The star passed away on Sunday (09Dec12) at his home in West Sussex, England after failing to recover from an infection.
A statement from Moore’s family reads: “After a short spell in hospital last week, it was determined that no further treatment would benefit him, and it was his wish to spend his last days in his own home… in the company of close friends and carers and his cat Ptolemy… Over the past few years, Patrick, an inspiration to generations of astronomers, fought his way back from many serious spells of illness and continued to work and write at a great rate, but this time his body was too weak to overcome the infection which set in a few weeks ago.”
Moore was a close friend of Queen guitarist and keen astronomer Brian May, who paid tribute to his pal in a statement, which reads, “(He was a) dear friend and a kind of father figure to me… Patrick will be mourned by the many to whom he was a caring uncle, and by all who loved the delightful wit and clarity of his writings, or enjoyed his fearlessly eccentric persona in public life. Patrick is irreplaceable. There will never be another Patrick Moore. But we were lucky enough to get one.”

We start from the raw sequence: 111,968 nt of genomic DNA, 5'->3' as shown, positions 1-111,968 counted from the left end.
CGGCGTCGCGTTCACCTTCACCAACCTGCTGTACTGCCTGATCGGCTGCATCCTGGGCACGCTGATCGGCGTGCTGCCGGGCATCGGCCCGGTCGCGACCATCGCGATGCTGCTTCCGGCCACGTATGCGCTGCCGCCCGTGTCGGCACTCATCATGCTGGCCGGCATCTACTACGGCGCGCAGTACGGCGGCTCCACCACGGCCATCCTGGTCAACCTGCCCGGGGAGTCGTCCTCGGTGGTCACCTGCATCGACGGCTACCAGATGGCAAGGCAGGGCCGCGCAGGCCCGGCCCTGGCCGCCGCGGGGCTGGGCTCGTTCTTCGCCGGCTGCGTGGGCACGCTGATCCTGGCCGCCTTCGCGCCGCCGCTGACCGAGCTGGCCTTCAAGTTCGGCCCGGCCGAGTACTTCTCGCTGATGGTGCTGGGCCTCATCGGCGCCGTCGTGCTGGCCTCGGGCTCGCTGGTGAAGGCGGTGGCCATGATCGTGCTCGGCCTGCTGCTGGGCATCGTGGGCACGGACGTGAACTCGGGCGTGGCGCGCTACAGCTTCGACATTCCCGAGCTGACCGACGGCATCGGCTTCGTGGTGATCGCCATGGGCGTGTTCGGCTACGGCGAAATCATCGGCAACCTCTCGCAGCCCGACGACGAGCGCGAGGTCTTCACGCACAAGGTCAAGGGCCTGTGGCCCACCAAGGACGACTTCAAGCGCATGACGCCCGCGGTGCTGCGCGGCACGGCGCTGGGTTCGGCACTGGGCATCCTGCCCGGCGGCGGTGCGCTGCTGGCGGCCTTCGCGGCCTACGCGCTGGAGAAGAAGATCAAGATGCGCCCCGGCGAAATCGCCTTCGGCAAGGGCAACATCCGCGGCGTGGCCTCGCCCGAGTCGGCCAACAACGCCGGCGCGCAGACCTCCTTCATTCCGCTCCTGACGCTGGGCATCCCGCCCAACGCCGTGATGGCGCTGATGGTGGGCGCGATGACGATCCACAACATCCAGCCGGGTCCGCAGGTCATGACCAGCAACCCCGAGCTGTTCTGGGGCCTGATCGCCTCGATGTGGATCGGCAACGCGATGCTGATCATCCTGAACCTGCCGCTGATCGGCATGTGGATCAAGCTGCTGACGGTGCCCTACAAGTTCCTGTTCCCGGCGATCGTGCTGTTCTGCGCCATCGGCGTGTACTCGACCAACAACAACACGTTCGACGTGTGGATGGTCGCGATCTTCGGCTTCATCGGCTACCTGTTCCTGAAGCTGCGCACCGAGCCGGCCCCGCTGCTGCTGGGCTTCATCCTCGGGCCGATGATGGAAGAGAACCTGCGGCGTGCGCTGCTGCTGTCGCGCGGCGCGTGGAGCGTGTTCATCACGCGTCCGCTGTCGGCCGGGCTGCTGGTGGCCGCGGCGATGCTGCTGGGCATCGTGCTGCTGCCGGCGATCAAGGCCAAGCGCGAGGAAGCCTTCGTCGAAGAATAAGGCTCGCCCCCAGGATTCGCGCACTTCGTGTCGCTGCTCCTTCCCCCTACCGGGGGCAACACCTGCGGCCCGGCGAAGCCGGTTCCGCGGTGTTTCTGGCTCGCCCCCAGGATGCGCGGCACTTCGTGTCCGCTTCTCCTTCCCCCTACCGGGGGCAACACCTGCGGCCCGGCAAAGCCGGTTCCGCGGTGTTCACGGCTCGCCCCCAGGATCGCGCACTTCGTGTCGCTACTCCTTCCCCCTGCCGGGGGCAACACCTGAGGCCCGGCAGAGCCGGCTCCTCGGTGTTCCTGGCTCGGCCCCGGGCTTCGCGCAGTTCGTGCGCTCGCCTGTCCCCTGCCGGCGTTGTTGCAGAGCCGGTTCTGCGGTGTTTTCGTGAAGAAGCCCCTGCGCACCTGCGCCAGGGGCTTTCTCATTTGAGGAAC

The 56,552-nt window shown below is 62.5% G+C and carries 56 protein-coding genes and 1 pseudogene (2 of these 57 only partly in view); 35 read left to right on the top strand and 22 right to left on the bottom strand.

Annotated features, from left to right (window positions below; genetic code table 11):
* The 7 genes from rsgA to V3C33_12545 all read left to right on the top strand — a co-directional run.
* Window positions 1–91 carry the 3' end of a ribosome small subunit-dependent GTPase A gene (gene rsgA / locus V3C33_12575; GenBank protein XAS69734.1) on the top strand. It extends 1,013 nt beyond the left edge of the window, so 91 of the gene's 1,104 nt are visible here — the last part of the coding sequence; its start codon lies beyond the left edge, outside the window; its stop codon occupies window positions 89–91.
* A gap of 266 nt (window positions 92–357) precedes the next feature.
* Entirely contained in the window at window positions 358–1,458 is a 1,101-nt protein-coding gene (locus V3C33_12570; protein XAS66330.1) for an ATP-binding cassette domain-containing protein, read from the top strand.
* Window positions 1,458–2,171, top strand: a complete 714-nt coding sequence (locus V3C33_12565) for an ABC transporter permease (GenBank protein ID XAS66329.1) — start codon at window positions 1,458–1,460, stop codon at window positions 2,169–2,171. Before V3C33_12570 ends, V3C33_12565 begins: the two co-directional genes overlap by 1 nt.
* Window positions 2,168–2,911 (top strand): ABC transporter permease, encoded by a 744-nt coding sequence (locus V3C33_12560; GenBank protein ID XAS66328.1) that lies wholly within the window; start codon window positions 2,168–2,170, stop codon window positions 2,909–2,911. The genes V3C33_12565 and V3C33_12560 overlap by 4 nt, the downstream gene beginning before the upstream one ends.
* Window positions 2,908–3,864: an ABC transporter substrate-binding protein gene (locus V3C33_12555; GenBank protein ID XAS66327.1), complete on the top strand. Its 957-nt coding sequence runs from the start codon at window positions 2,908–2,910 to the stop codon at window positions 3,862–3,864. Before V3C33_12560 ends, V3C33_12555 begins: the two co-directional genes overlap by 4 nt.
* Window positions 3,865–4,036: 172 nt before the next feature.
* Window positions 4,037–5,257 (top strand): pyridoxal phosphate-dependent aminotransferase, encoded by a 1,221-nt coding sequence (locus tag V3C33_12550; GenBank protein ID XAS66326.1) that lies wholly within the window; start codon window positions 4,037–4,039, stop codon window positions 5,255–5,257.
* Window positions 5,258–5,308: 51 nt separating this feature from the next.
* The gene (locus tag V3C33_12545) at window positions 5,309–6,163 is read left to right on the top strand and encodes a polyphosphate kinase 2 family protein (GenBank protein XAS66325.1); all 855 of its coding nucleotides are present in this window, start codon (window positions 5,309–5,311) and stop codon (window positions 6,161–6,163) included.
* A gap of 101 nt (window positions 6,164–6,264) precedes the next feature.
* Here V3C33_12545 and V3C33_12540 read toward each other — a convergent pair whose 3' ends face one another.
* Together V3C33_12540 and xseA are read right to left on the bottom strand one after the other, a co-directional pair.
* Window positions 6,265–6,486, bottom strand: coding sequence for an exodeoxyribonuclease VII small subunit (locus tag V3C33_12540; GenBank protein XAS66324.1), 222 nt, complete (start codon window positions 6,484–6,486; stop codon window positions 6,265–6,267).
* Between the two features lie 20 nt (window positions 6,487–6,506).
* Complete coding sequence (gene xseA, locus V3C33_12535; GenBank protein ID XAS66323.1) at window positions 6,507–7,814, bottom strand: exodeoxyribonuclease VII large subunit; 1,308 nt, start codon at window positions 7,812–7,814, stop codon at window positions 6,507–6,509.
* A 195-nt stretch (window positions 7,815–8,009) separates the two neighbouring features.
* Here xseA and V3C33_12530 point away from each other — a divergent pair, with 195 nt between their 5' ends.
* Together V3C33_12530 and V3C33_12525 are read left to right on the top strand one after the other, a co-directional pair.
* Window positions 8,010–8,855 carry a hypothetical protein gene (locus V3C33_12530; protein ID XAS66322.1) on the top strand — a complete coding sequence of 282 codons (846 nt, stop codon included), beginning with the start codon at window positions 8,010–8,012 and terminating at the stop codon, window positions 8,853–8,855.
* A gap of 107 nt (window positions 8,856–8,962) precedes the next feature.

Moore wrote numerous scientific books and research papers throughout his career, and his work was even used by staff at NASA (America’s National Aeronautics and Space Administration).
However, he was most famous for presenting famed BBC astronomy documentary TV series The Sky at Night, which ran for more than 40 years and won him a place in the Guinness Book of World Records. Moore hosted all but one episode of The Sky at Night since 1957, making him the most prolific presenter in the world, according to Guinness officials.
After a private family funeral, Moore’s loved ones plan to host a “farewell event” to coincide with what would have been his 90th birthday in March next year (13).